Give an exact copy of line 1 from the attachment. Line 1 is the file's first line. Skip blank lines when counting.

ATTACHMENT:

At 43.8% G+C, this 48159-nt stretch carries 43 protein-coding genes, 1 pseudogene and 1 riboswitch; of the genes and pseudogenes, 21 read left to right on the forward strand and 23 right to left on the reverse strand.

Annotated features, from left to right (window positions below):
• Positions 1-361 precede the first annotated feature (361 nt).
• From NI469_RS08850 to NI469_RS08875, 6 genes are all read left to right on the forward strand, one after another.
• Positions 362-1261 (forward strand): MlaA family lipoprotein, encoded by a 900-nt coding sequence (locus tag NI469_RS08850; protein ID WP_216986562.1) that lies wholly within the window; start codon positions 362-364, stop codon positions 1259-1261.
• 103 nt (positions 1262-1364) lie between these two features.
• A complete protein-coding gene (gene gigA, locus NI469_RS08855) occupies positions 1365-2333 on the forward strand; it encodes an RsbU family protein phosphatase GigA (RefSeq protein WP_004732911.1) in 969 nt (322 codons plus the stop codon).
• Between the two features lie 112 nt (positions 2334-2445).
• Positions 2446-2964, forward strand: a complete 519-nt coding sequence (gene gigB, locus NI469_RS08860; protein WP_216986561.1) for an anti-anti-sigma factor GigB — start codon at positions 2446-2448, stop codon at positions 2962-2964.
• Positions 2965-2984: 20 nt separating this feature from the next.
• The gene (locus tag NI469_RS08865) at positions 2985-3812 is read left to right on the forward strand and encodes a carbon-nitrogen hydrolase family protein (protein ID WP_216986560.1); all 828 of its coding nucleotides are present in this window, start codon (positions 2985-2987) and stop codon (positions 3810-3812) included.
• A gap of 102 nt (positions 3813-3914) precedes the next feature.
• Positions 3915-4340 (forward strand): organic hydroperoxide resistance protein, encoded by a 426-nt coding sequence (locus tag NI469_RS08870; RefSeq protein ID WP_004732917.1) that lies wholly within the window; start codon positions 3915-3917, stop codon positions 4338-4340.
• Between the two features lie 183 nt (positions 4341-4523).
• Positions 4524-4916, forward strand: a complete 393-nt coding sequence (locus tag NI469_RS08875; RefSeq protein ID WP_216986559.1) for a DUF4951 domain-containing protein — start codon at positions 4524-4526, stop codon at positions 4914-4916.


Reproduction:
At 43.8% G+C, this 48159-nt stretch carries 43 protein-coding genes, 1 pseudogene and 1 riboswitch; of the genes and pseudogenes, 21 read left to right on the forward strand and 23 right to left on the reverse strand.